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Who is your brand talking to!?

December 19, 2011

In the modern world everything IS communication – even silence… Yep! because even whenn you don’t communicate you are actually communicating – and this is an aspect that too many brands will never fully understand.

Brand communication reaches different publics using different tones and adopting different key contents.
It is quite simple to understand that a brand would set a certain tone for an advertising campaign and another one for their communication activities towards banks and financial partners. The range of activities a brand adopts to deliver their messages to their audiences is called brand communication. Brand communication can result extremely broad and use different media delivering several different key contents, it all depends on the complexity of the brand itself and on the strategy adopted to influence their key markets.

As a matter of fact, brand communication is the sum of the conversations that a brand engages with their several stakeholders – conversation is the trendiest way to describe the communication activities a brand engages with their audience, that usually is rather multifaceted and clustered.

Either you are a designer or a client, it is fundamental to understand which are the key publics – the key stakeholders – of the communication strategy you are working on or working with.

To cut a long story short, the list of your stakeholders should, more or less, look like this one:

  • Generic public
  • Clients
  • Potential clients (prospects)
  • Competitors
  • Employees
  • Commercial and strategic partners
  • Media
  • Possible investors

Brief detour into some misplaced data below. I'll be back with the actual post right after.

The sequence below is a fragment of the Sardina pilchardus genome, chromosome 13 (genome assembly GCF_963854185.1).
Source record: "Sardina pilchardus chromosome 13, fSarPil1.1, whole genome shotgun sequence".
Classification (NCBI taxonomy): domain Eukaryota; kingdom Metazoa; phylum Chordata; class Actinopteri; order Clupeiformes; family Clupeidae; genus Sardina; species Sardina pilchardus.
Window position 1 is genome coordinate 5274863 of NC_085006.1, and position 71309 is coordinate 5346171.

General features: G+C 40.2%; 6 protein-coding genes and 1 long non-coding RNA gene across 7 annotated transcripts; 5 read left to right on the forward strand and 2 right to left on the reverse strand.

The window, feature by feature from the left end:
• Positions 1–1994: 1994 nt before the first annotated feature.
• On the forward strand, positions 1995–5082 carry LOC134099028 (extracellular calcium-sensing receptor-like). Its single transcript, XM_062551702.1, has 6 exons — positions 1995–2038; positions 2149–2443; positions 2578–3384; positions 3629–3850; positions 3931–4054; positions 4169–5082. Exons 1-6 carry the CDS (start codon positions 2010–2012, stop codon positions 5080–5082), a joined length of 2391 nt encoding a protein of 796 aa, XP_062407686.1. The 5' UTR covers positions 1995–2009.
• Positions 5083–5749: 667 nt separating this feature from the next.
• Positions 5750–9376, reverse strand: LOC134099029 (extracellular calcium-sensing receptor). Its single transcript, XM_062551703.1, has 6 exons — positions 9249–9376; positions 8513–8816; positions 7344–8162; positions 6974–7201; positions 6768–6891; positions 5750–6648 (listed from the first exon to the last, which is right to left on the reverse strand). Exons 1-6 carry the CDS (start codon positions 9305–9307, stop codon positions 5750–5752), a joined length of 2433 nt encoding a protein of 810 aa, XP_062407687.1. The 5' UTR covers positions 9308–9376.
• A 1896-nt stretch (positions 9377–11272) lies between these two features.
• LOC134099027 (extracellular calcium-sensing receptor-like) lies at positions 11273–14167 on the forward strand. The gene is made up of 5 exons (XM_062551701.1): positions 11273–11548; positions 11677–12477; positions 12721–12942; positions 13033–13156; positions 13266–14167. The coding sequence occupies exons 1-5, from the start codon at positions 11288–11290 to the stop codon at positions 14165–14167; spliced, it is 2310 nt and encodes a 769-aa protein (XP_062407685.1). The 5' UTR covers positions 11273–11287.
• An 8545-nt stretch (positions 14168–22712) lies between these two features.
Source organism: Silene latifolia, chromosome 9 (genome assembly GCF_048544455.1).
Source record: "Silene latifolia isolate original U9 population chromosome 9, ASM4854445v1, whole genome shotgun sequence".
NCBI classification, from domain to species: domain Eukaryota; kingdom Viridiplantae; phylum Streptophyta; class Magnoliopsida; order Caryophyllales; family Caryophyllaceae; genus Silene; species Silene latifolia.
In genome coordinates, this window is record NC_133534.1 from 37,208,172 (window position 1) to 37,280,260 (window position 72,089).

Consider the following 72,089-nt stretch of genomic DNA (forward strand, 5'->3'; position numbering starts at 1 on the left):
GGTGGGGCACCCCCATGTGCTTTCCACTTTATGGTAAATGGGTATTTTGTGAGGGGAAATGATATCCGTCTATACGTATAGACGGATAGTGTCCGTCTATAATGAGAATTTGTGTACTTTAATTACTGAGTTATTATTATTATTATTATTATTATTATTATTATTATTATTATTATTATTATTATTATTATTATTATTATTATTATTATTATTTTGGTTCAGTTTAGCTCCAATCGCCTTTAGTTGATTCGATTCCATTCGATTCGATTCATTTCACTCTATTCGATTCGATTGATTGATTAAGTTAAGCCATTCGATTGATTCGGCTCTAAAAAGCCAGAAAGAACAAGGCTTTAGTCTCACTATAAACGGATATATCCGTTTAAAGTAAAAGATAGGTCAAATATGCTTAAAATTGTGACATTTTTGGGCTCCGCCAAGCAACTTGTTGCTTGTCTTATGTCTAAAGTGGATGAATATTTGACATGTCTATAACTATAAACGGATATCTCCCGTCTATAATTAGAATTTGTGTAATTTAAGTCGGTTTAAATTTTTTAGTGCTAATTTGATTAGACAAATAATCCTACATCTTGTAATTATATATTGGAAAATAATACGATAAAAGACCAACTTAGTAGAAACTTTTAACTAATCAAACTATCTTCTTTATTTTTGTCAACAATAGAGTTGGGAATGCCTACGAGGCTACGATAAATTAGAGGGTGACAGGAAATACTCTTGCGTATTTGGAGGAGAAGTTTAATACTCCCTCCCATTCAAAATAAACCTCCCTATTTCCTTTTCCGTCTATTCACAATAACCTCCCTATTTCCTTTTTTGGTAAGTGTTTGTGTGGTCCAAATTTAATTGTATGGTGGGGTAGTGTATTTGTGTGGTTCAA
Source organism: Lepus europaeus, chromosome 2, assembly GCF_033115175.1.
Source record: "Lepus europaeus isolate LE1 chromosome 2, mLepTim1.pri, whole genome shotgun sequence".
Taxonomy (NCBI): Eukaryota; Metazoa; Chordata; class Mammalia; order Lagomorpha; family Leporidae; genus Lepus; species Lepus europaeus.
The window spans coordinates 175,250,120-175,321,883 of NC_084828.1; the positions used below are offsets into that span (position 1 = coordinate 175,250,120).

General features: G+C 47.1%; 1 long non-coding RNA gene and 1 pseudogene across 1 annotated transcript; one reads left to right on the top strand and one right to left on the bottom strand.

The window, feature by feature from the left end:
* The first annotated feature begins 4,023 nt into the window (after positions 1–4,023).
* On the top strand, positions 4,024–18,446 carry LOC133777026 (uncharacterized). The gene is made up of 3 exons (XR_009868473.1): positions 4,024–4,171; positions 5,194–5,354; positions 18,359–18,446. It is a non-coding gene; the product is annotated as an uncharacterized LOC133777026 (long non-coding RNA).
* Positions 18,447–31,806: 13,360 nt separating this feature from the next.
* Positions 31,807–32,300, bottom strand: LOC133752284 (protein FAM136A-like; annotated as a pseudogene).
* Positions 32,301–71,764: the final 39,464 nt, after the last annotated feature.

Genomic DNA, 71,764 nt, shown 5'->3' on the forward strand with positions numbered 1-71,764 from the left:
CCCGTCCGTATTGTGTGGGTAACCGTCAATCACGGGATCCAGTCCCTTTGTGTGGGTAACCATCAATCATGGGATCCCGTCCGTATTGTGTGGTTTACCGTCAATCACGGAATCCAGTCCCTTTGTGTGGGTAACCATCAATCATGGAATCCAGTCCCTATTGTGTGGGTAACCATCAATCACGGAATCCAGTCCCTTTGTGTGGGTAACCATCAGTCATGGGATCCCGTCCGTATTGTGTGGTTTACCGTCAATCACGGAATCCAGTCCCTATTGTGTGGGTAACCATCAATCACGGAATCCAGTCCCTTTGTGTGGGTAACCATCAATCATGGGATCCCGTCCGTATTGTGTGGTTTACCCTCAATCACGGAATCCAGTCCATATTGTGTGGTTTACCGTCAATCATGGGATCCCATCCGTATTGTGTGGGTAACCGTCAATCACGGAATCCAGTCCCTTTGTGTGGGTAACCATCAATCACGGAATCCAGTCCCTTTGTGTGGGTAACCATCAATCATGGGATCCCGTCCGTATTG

• Banks
  • Prossional boards and associations
  • Industry experts
  • Supplier
  • Company board and partners.
  • Everyone involved in planning the brand communication strategy should share the strategy goals and the necessary declinations that you must adopt to reach each of the stakeholder on your list.
    They all have different expectations, different priorities, different jargons. And they will all respond differently to your message.
    Write down a key goal for each of your stakeholder. Write down what action you expect to take in response to your call. Be specific, either you are on the creative side or on the brand side.
    Fine tune a message for each one of the stakeholders on your list, the time you will spend on this task will pay back in terms of ROI and in term of success of your communication strategy.

    The communication team, usually composed of the creative agency, the head of communication – or the brand manager – and some other top/middle manager, should share and understand tones, contents, goals, approaches, media – but, more than anything else, they should know who they are talking to.

    Albeit the contents and the tone set, the communication across the stakeholders must be consistent and convey the values, the vision and the mission of the brand. To achieve this the strategy must clear but farsighted enough. Be clear and don’t just work for the immediate but be rigid enough to guarantee solidity and consistency along the timeline and across the different audiences – but be aware, an excess of rigidity rhymes with sterility.

    Web then brought a new element in the communication scenario, the voice of the consumers. With the rise of web 2.0, consumers can finally have their say and influence from outside and from the bottom the success of brand, contributing even to model the brand strategy and their positioning .
    Who is not good at listening, is not good at communicating – this is the last communication rules the present has given to us.

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